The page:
Onstage, as I get able to open my mouth and sing in historic Egyptian, I perilously ascend the staircase in heavy gold paraphernalia—40 kilos of it, to be actual—and I take into consideration how I can convey which means with sound, since nobody speaks historic Egyptian and the manufacturing purposefully eschews translation of the historic textual content. The human voice exists in a liminal area between voluntary and involuntary—we are able to’t inform the 60-plus muscle tissue that management vocal operate precisely what to do. The solely technique to form and shade your tone is thru creativeness. For instance, if you happen to breathe in and picture you’re smelling roses, your taste bud (the pores and skin at the again of your throat) will magically raise. I needed to discover pictures that prompted a constellation of sounds that would mix to inform a narrative.
In a quest to amass a quiver of imagery, I went to speak to the Oxford Egyptologist Richard Parkinson and the beginner Egyptologist (and famed filmmaker) James Ivory. Richard confirmed me the unique soft-grained watercolors Howard Carter painted of Tutankhamun’s tomb when he found it precisely 100 years in the past this fall. I needed Akhnaten’s “Hymn to the Sun” to haven’t any tough edges, and glide like his brush on the paper. James talked about Akhnaten’s crown with its flinty glare and complex geometry, and I needed to match the crown’s glinting magnificence in the timbral metal I may muster to rival the brass in the pit. Combining these concepts with precise vocal approaches, I labored first with my voice instructor Joan Patenaude-Yarnell after which with conductor Karen Kamensek to seek out Akhnaten’s voice.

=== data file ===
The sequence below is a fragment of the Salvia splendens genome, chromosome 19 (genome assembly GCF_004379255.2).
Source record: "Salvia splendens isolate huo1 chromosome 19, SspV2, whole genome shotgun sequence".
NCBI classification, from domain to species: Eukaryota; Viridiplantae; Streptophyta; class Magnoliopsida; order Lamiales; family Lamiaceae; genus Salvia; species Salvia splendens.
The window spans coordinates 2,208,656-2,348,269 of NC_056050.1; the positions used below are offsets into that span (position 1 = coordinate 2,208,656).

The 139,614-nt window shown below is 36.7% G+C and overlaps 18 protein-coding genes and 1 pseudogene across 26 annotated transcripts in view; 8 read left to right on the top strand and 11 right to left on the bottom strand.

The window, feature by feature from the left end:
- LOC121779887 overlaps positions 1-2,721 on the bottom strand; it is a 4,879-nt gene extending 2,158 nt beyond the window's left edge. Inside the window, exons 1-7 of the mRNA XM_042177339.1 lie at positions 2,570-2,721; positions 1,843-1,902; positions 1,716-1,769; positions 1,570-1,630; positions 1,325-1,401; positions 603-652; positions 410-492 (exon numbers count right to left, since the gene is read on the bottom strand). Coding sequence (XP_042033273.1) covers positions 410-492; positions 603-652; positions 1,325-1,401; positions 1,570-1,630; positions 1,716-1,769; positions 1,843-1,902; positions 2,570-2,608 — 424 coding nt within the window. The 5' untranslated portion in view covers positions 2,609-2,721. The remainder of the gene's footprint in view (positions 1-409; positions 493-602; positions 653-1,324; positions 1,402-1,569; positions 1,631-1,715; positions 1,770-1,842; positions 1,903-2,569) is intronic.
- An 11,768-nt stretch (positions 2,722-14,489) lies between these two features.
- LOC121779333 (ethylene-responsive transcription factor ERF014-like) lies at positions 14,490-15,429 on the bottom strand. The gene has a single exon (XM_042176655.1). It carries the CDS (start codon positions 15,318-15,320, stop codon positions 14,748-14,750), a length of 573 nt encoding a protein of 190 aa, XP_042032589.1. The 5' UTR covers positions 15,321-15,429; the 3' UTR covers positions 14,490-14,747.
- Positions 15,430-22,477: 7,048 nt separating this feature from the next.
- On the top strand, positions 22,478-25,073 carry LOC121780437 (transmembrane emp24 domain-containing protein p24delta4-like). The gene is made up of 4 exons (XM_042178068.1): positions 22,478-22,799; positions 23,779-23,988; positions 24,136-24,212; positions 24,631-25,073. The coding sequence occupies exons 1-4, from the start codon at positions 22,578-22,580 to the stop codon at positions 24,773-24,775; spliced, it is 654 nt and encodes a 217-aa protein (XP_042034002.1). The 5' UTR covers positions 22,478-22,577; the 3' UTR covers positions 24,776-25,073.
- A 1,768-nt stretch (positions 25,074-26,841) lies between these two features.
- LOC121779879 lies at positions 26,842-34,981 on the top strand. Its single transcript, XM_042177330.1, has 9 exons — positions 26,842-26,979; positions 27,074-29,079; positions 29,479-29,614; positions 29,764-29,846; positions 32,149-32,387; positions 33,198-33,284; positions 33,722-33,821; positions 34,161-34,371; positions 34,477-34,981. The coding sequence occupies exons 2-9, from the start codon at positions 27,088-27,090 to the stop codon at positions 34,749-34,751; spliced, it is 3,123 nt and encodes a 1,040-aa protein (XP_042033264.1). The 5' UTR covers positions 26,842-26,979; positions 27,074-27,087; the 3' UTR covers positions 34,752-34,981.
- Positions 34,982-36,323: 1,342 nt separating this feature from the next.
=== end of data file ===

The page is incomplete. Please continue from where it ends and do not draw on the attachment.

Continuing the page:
The whole solid and inventive crew labored in equally detailed methods to make a present that was a success when it premiered in London. But it wasn’t till three years later, once we introduced this present to the Met, that we climbed towards apotheosis. We labored collectively to create buzz, inventing engagement, schooling, and advertising and marketing methods that mobilized my entrepreneurial spirit, and the present bought out. My procrastinating buddies known as me whining that they needed to go on Stubhub and pay upwards of $1,000 for a single ticket. When all these folks sat there, absorbing the synthesis of our years of cautious craft and the spontaneity of a stay efficiency, it felt as if we had been by some means unleashing historic spirits upon them. More thrilling to me than the screaming, standing ovations at the finish of every efficiency had been the sacred, exceedingly uncommon seconds of breathless silence simply after the curtain fell. I stood behind that curtain, imagining that every individual had simply skilled their very own kind of lucid-dream that was splendidly distinct from however related to no matter ours had been on stage.
As the weight of that Grammy transferred into my fingers and I heard the cheering of the viewers in a Las Vegas ballroom, I used to be stuffed with pleasure not solely as a result of of the recognition that loud roar represented, however as a result of I knew that quickly I’ll hear these seconds of silence once more when Akhnaten returns to the Met.
Akhnaten is on stage May 19–June 10. For extra data, go to metopera.org.